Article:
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Villages Approves 2010-11 Budgets

‘Massive’ Road Repaving Project in East Hills

School districts all across Nassau County, including the Roslyn District, are touting tight budgets for voters to consider this May, and local villages are also trying to hold the line on taxes and spending.

This past month, villages in the Roslyn area saw their boards of trustees approve budgets for the 2010-2011 fiscal year.

The largest village in the area, East Hills, approved a budget that, according to Mayor Michael R. Koblenz, contains a tax rate increase of 3.89 percent. The average increase per household, the mayor added, amounts to $121.64.

“More precisely, this means a range of from $39.82 for the lowest tax increase to a high of $328.90 for the highest increase for a homeowner for the next fiscal year,” the mayor said in his annual budget report.

On the spending side, the village has embarked on “the massive road repavement project” in East Hills history, while also maintaining the usual services and park amenities.

“To achieve this modest increase cuts were made in staffing, projects were eliminated from the drawing boards, including additions to the theater, expansion of the fitness center, putting green, and refurbishing the offices and the meeting room,” the mayor said. “However, the cutbacks did not affect the services, the facilities, and the programs which were preserved in order to ensure the continued vitality of the community.”

Also influencing budgetary considerations are what Mayor Koblenz called “unfair” costs mandates, namely maintaining Glen Cove Road in East Hills and “cutting, trimming and [replanting] trees” on that thoroughfare. “Our village must also shoulder certain other costs such as increased dumping or tipping fees, police and fire department costs, and insurance,” the mayor said.

Mayor Koblenz said the road resurfacing project will be performed in both the spring and fall of the new fiscal year. In zoning issues, the board of trustees hopes to enact more comprehensive and restrictive measures to address the cell towers issue. The BOT, Mayor Koblenz added, will continue to oppose “wrong-minded” commercial projects, including those by the Town of North Hempstead. The BOT will also oppose the new village consolidation law. In addition, the village will continue to enforce Floor Area Ratio zoning laws for residential structures. On the service side, the village will continue to offer its Instant Access Program, which, according to village officials, ensures answers to resident questions “often within minutes almost 24 hours a day.”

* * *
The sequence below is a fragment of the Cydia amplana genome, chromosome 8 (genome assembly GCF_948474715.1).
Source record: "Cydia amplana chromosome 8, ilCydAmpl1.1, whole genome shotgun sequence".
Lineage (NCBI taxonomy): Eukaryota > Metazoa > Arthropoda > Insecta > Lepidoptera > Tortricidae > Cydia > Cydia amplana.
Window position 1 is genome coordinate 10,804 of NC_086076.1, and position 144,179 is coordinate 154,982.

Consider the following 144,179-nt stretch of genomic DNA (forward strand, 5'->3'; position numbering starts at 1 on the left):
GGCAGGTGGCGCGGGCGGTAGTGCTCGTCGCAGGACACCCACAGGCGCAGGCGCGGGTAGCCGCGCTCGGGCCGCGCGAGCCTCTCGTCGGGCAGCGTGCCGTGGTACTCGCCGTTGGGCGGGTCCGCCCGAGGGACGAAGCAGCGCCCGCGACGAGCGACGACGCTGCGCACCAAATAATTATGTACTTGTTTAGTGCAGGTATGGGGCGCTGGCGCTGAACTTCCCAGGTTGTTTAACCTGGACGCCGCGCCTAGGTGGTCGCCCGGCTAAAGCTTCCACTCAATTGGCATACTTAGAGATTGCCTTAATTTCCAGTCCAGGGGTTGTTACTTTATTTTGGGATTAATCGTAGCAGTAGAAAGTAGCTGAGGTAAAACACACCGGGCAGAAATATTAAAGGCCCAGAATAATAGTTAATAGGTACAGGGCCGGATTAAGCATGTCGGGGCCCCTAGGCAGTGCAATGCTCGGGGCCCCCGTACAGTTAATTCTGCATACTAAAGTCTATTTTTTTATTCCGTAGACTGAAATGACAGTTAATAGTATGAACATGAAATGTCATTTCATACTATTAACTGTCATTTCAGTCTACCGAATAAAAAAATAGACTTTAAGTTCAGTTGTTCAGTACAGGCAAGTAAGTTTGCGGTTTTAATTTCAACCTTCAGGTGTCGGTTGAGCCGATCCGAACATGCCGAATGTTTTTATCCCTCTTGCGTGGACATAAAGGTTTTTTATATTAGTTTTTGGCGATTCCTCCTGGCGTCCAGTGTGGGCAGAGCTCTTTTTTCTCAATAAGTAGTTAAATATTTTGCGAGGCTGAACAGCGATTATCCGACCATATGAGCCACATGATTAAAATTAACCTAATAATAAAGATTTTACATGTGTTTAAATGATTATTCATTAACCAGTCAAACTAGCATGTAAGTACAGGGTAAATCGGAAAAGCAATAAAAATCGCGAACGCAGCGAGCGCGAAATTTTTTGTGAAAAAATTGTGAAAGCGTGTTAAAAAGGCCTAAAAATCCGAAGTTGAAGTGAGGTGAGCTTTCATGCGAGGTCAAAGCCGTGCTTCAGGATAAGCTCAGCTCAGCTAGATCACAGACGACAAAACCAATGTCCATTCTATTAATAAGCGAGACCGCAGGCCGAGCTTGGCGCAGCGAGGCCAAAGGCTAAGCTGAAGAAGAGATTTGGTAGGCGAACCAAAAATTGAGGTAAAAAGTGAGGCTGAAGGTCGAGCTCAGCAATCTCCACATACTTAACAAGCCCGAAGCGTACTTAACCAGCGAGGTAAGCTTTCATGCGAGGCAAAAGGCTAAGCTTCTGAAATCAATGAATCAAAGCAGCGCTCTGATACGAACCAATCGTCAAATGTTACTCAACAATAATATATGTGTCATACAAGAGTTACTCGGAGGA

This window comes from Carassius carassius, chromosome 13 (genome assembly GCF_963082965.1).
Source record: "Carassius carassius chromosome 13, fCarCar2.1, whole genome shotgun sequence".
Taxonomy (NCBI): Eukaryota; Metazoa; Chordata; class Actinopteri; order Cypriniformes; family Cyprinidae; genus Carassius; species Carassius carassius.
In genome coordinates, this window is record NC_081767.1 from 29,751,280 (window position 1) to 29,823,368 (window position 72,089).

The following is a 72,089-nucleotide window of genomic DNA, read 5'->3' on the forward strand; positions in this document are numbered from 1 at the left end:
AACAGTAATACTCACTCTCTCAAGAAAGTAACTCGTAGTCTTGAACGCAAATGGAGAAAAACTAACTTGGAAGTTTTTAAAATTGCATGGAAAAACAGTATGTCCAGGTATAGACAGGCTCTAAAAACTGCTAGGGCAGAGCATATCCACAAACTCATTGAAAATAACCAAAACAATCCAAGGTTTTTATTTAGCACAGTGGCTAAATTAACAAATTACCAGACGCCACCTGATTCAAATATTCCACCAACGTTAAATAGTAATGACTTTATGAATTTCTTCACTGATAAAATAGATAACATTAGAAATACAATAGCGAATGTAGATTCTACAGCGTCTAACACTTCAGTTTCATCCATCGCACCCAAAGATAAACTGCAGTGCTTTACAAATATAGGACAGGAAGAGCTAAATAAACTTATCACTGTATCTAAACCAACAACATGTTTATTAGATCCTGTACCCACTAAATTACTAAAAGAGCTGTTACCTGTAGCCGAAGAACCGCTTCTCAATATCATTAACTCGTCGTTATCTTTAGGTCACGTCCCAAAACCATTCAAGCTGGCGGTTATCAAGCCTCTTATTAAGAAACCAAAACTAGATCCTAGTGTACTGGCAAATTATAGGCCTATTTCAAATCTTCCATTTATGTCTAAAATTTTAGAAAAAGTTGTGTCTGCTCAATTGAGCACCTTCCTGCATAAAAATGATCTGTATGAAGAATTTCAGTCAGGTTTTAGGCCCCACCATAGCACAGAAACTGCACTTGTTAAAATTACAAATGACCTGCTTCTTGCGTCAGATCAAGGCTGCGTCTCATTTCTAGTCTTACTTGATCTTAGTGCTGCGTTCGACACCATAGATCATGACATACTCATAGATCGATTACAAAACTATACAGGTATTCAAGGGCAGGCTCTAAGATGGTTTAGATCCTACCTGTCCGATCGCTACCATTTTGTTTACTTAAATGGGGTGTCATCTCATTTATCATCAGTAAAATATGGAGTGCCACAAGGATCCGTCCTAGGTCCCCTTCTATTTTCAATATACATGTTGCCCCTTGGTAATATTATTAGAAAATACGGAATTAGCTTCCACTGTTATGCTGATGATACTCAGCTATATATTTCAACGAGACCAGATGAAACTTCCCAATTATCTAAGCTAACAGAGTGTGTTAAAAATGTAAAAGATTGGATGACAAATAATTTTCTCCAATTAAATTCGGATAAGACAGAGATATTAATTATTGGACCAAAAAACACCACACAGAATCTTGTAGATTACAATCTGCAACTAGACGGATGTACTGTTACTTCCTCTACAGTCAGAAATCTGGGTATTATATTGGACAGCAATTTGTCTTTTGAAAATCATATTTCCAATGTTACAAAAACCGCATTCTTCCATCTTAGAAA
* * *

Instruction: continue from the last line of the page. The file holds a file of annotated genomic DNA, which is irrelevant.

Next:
Other Budgets

Meanwhile, the Village of Roslyn Estates budget stands at $1,210,527. On the expenditures side, the Fire Service budget, including insurance and service awards, stands at $212,000. Spending for Debt Service, both for principal and interest, is set for $172,000. In addition, the Clerk Treasurer budget is $156,000. The Streets budget is next, at approximately $147,000. That number includes road renewal, supplies, and equipment. Refuse Collection stands at $146,000, followed by the Village General budget, which comes to $94,000, including provisions for Social Security, workers compensation, health insurance, and unemployment insurance.

Other items are more modest. The Village Hall budget is $18,000, while $13,000 will be spent on Street Lighting and $5,000 on Snow Removal.

Real Estate Taxes ($977,409) take up the bulk of the estimated revenues for the 2010-2011 budget. Other sources of revenue are expected to come from Permits ($40,000), Consolidated Highway Aid ($30,961), Sewer Assessments ($25,287), State Aid Mortgage Tax ($25,000), Electric Gross Receipts Tax ($21,000), and Concession Fees ($20,000).

Finally, the Village of Roslyn Estates board of trustees approved their own 2010-2011 budget, one that calls for expenditures of $736,925.

As with other budgets, the bulk of spending comes from General Government ($258,000), Fire Department ($207,430), and Street Maintenance ($130,200).

Revenue to be raised from real estates taxes amount to $609,073. The village hopes to raise $30,000 each from both Fines and Forfeitures and Licenses & Permits.